A $133 million project with an uncertain future

It was recently one year since the Russian invasion of Ukraine. Since then, different Western countries (with the United States at the helm) have implemented certain blockades, I feel the technological one that directly affects the civilian population, but also companies.

To get out of trouble, Russia is going to invest an “unprecedented” amount of resources to develop its own industry and achieve the long-awaited technological independence. They have started with processors and the next step is to attack the smartphone segment. Now, there will be several stones on that path.

A global technological blockade

In Wired we can read that Russia is investing to create a national industry with which to create mobile phones and other electronic devices. Before we get into that topic, let’s see why, since some context is necessary.

One of the ways in which the West can exert pressure to end the armed conflict in Ukraine is to leave Russia out of the technological competition. Apple and Samsung were among the first to withdraw from the country and civilians cannot buy the new models – at least officially. In fact, from the West, the export of telephones and other electronic devices that cost more than 300 dollars was prohibited, but this goes far beyond the final market.

And it is that, the Western alliance has prevented companies that use North American technology from having Russian companies in the client portfolio. Intel, Qualcomm, AMD or Nvidia are some of them, but here we are no longer talking only about “companies”, but also about “technologies”.

That is why TSMC – a Taiwanese company – and other semiconductor manufacturers are prohibited from developing or selling chips to Russia that contain any hint of US-origin technologies. This means that the most powerful chips of recent years (and not so powerful ones) go to devices made in Russia.

Russia could buy components from TSMC, which is the company we are using as an example, but with outdated technology. To give you an idea, the Taiwan government has set a limit: any chip that works at 25 Hz, has a performance of more than 5 GFLOPS or a transfer speed of 2.5 MB/s or higher, are prohibited. This Android calculator is more powerful, much more.

As a consequence of the sanctions, the Russian telecommunications market contracted by 39% in just a few months. Russia’s response? Create your own mobile phone.

Russian mobiles with a 10% share of the local market in 2026

NCC -National Computer Corporation- is one of the most important Russian technology companies and the one with the plan to sell 100,000 mobile phones and tablets before the end of 2023. They have not yet gotten around to it, so it is an extremely ambitious goal, but goes further.

Alexander Kalinin, founder of NCC, has declared that they are going to invest almost 133 million dollars in developing this project with the aim of achieving 10% of the local market by 2026.


The AYYA T1 has a button to activate a “safe mode”.

These are numbers so large that to Karen Kazaryan, CEO of the Internet Research Institute, they are more of a public relations stunt than a tangible project. But hey, in the end, Russia has promised unprecedented amounts of funding to develop its industry, and that includes both hardware and software.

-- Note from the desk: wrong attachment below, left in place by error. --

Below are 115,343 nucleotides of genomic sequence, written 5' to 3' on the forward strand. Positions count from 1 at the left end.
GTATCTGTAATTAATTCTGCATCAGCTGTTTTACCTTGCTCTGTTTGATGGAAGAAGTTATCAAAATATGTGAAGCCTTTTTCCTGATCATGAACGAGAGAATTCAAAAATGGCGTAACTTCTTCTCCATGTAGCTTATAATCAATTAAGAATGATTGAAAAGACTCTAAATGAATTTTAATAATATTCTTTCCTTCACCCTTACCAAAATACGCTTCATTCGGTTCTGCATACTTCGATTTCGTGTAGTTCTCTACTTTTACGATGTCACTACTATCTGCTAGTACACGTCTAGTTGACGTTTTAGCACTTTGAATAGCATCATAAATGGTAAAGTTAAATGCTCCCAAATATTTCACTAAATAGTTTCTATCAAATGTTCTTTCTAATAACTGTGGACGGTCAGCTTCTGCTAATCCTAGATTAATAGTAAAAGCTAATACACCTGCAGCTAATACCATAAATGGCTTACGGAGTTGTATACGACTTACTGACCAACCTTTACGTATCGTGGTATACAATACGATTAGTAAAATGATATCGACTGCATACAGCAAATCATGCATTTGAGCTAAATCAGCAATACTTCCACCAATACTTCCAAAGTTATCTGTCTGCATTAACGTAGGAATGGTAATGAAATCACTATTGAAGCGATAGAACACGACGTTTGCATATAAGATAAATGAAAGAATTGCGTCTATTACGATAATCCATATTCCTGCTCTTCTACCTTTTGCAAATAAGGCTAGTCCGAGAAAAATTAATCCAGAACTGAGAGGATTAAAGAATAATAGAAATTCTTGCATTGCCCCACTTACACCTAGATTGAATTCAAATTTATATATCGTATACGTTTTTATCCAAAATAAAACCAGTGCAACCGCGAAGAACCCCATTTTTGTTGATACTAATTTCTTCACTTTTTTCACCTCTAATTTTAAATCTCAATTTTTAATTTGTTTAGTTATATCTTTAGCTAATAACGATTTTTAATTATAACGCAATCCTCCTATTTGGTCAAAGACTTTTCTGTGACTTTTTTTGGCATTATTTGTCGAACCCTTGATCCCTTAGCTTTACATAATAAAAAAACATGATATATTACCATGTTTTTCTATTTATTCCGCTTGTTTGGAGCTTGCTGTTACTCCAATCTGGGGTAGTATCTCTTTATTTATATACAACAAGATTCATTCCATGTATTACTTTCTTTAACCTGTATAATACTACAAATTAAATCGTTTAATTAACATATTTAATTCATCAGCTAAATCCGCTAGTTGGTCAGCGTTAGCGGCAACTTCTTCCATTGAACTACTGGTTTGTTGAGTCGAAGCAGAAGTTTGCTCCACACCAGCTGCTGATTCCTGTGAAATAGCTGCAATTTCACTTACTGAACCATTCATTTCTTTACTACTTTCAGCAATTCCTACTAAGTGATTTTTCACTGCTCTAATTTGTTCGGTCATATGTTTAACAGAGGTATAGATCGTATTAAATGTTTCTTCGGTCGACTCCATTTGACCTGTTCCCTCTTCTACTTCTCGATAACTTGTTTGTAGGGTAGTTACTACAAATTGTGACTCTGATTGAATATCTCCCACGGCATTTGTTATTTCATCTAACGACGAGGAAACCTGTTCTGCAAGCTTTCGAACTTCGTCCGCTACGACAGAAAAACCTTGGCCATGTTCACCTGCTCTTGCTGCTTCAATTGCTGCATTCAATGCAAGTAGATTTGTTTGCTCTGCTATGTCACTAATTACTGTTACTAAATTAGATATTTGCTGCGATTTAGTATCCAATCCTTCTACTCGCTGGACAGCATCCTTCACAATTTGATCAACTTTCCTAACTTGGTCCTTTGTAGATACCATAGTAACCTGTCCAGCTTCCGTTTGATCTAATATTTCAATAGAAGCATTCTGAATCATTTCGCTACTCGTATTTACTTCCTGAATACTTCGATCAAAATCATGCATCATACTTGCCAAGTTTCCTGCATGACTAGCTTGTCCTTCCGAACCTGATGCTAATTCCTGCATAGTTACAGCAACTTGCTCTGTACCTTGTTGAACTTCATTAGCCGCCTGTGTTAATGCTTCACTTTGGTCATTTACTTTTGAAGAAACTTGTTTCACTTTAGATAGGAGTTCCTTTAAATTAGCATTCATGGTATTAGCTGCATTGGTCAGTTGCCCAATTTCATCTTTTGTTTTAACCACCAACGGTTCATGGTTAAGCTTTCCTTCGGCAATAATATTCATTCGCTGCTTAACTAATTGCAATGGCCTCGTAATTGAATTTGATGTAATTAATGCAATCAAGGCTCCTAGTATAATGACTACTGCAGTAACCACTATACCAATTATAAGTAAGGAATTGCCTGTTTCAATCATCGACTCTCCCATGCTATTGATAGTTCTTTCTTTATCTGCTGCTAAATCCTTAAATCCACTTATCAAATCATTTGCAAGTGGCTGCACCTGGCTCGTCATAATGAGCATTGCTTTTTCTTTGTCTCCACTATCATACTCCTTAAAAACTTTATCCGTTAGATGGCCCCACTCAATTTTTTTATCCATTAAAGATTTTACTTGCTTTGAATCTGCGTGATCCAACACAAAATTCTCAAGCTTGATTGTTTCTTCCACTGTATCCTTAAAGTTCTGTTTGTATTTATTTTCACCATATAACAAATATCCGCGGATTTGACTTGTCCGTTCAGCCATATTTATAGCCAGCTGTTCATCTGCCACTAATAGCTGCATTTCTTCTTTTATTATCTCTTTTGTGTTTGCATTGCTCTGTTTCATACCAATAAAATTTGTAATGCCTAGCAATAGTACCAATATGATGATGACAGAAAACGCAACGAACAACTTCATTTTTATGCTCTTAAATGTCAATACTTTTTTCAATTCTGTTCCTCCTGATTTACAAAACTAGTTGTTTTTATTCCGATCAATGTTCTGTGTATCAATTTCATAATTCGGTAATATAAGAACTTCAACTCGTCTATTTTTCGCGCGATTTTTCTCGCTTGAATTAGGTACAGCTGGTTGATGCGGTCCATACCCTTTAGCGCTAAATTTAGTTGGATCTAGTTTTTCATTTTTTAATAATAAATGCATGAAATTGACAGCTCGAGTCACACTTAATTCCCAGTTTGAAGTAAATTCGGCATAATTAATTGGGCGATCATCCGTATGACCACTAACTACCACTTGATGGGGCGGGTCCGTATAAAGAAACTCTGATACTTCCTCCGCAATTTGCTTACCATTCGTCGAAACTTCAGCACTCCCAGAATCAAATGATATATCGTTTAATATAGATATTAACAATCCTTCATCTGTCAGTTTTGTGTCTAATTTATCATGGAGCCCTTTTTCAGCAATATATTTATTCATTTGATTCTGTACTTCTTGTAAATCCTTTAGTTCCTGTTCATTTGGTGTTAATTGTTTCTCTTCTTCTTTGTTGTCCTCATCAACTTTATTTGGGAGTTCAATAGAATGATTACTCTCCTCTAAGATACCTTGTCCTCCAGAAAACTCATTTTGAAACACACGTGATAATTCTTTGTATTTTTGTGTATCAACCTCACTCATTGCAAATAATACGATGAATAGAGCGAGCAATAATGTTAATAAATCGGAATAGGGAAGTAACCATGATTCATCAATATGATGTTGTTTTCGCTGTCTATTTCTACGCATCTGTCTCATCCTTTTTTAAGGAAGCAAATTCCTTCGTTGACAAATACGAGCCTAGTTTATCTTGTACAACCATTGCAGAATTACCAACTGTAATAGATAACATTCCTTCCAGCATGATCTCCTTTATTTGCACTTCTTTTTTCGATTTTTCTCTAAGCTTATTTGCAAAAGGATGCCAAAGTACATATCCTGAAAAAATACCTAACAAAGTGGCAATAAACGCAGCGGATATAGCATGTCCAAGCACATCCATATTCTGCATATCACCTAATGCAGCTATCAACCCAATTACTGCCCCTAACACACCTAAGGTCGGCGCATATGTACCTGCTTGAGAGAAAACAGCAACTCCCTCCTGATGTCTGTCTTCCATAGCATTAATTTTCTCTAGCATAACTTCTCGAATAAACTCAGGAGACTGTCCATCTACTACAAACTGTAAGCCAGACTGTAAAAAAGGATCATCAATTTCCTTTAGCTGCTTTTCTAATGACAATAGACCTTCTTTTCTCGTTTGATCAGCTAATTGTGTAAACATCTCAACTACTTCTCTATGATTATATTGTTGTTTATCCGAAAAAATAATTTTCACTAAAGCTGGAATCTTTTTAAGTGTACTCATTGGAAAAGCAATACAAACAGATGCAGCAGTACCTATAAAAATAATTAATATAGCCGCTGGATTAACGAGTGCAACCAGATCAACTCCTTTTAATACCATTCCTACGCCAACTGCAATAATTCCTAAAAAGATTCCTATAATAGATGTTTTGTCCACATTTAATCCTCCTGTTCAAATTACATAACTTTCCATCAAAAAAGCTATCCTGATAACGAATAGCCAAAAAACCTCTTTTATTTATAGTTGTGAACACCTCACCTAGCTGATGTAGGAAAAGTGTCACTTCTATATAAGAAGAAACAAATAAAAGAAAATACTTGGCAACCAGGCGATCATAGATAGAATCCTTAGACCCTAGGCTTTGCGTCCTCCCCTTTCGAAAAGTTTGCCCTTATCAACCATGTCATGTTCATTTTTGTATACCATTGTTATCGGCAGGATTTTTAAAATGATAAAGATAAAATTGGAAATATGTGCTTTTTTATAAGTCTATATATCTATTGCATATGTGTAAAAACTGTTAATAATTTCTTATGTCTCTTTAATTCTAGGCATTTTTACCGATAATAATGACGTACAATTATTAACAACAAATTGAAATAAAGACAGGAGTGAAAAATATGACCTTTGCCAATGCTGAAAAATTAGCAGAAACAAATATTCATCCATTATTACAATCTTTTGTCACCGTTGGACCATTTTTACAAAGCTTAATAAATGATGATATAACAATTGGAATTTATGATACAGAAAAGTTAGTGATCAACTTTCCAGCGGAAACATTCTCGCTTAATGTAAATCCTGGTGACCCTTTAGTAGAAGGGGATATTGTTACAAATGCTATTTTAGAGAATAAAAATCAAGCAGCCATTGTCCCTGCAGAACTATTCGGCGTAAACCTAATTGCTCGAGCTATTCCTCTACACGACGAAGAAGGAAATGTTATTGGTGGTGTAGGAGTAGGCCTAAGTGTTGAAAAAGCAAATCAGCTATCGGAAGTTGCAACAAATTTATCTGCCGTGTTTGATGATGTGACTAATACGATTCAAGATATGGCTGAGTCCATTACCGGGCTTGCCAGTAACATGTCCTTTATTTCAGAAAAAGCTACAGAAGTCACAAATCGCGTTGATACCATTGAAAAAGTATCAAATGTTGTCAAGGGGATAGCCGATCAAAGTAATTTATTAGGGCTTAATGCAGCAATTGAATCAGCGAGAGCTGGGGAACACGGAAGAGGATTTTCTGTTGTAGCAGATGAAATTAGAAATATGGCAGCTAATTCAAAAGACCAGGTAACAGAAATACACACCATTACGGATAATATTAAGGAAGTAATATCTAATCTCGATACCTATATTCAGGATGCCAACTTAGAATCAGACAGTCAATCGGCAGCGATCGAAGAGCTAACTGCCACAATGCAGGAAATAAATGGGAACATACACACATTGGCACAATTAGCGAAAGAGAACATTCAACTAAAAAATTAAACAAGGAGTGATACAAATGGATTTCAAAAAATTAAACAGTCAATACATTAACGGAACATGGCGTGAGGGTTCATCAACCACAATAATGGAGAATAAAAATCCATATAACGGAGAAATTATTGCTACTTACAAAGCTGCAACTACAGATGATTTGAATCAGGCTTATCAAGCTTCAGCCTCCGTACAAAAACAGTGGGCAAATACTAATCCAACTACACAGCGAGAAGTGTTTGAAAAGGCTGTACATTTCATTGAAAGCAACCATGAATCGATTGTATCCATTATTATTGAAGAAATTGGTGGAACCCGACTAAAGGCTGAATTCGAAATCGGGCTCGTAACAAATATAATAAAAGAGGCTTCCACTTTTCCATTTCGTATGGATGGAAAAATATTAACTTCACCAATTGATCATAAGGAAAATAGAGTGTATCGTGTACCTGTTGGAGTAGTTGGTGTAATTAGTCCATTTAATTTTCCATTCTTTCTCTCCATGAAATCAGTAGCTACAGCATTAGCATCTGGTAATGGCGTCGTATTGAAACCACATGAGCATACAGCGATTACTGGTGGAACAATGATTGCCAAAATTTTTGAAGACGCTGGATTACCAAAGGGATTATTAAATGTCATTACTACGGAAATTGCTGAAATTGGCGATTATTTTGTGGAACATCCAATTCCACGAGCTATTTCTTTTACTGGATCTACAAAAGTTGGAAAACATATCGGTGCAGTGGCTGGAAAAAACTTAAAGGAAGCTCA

In this sense, when Instagram, TikTok, FaceBook or Twitter were blocked in the country, companies and national social networks gained users, such as VKontakte -the Russian FaceBook-, Rossgram -Instagram- or RuTube -YouTube-. They have also had to replace the Play Store and the App Store and the replacement is RuStore, with more than 10 million users according to its owners.


The screen of the AYYA T1 is… that of an input range.

Now, one thing is software and another is hardware. The latter is something more complete than “updating”. In fact, Russia already tried last year to have its own mobile phone. It was the AYYA T1, a smartphone of which only 400 units were sold during the first quarter of 2022 and with which they had problems with regard to the AYYA T2.

TSMC was not supplying chips -because of the restrictions we mentioned before- and the project was halted.

Hope in software, not so much in hardware

From NCC they comment that the objective is to make agreements to boost the local industry thanks to the new injection of the Government, but they can also make deals with Chinese companies.

The price target that has been set for these Russian mobiles is between 10,000 and 30,000 rubles -between 115 and 375 euros to change-, but from agencies such as Counterpoint they believe that they do not believe there is a gap in the market -where brands like Xiaomi , Realme or Honor continue to compete – so that users bet on the national mobile.

These three companies have known how to take the gap left by Samsung and Apple and it does not seem feasible for users to abandon brands they know and trust, so that technological independence is complicated.

In software, things are different because there are alternatives based on Western applications and civilians have been dealing for months without apps like Google Maps or Gmail, but Russia will have to deal with the cheap phones that are already available in China.

As Kazaryan points out, “why would someone buy a Russian phone that is more expensive than a Xiaomi?” We will see what happens, but it is clear that Russia is going to push the national technology industry after realizing how much it depends – like almost everyone, really – on technologies that do not belong to it.


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